Soft Tissue Viscoelasticity

The structural response of soft tissues plays an important role in their normal physiologic function. For example, soft connective tissues guide the motion of the musculoskeletal system, cardiovascular tissues mechanically regulate blood flow, and neural tissues (such as the dura mater) protect the delicate spinal cord by resisting harmful motions. Injury (both acute and chronic) and pathology can greatly compromise the normal mechanical function of these tissues, resulting in debility and a significant reduction in quality of life. Furthermore, pathologies that arise from soft tissue compromise affect tens of millions of individuals in the United States alone, resulting in annual medical costs that are on the order of billions of dollars. The development of successful treatment modalities for soft tissue compromise is highly-dependent upon a comprehensive and complete understanding of the affected tissue’s general mechanical behavior.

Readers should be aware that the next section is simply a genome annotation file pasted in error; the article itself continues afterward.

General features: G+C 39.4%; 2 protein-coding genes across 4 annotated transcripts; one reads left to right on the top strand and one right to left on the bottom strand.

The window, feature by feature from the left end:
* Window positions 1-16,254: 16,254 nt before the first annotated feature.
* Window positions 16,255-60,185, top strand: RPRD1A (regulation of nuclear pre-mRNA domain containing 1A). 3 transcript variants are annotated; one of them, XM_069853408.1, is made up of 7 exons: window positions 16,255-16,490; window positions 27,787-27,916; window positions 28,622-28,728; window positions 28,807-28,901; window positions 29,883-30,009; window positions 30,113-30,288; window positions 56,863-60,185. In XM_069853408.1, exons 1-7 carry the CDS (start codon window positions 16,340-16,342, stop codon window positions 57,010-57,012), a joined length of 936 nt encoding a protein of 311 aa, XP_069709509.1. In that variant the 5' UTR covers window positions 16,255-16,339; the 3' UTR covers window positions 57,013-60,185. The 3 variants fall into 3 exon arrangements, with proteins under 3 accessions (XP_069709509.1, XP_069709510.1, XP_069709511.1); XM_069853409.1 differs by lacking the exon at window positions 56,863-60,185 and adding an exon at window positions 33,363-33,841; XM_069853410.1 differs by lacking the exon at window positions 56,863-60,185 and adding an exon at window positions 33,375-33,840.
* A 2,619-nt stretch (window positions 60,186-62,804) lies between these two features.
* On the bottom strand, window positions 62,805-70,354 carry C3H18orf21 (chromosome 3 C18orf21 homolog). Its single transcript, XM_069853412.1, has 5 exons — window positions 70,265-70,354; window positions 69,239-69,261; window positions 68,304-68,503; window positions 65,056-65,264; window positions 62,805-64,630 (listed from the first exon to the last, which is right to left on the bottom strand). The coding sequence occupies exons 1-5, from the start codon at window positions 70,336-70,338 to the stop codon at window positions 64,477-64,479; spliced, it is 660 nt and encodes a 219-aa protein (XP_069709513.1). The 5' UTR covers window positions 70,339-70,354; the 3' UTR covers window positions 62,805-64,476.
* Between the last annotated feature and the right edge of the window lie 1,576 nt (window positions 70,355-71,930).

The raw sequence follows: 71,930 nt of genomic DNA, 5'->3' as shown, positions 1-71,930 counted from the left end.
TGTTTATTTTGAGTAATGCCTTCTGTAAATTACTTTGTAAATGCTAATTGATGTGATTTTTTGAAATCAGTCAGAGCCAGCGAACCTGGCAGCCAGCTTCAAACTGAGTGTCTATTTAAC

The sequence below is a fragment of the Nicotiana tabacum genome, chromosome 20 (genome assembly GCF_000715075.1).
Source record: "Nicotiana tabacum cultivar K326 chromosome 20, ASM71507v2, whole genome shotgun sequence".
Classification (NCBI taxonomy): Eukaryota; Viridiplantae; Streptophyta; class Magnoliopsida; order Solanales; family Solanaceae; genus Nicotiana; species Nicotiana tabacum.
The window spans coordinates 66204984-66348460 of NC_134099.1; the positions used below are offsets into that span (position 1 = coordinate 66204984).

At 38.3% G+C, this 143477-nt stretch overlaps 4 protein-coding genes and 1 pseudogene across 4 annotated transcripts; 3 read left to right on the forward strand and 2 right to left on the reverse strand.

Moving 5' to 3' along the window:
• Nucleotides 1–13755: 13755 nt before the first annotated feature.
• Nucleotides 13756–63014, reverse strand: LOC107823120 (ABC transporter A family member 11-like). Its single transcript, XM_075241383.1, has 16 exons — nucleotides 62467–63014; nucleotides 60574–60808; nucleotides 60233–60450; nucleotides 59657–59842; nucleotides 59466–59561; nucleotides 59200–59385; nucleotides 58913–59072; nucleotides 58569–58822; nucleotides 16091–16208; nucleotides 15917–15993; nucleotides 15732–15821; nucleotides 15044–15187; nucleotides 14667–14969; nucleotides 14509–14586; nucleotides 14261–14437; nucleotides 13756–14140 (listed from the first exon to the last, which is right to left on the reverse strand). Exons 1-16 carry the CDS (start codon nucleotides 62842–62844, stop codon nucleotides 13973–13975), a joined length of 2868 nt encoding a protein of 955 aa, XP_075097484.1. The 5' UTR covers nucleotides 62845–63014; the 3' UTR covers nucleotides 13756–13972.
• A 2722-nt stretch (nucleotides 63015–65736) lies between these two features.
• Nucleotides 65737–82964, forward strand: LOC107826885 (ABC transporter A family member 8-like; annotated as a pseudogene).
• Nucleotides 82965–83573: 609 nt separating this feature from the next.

Biological soft tissues exhibit complex nonlinear elastic (hyperelastic), nonlinear time-dependent (viscoelastic), and viscoelastic/inelastic failure behavior. To date there has been little effort to simultaneously capture the complete mechanical behavior of these tissues throughout their physiologic loading regime. Instead, current investigations characterize these mechanical phenomena separately using very specific loading conditions. These limited material models typically cannot predict general mechanical behavior using loading conditions that are substantially different from those used to obtain the material coefficients. The overarching goal of this project is to overcome these significant shortcomings via development of a general constitutive formulation that can incorporate the intricate nonlinear and time-dependent elastic and inelastic properties of soft tissues. In addition, we propose to establish a material characterization methodology that can describe soft tissue mechanics across the complete physiologic temporal span. Completion of this project will allow us to push forward with our long-term research objective to understand the functional role that soft tissue mechanics plays during dynamic loading events.

Tensile stress relaxation experiment of spinal cord tissue.
Ovine spinal cord that is being prepared for viscoelastic characterization.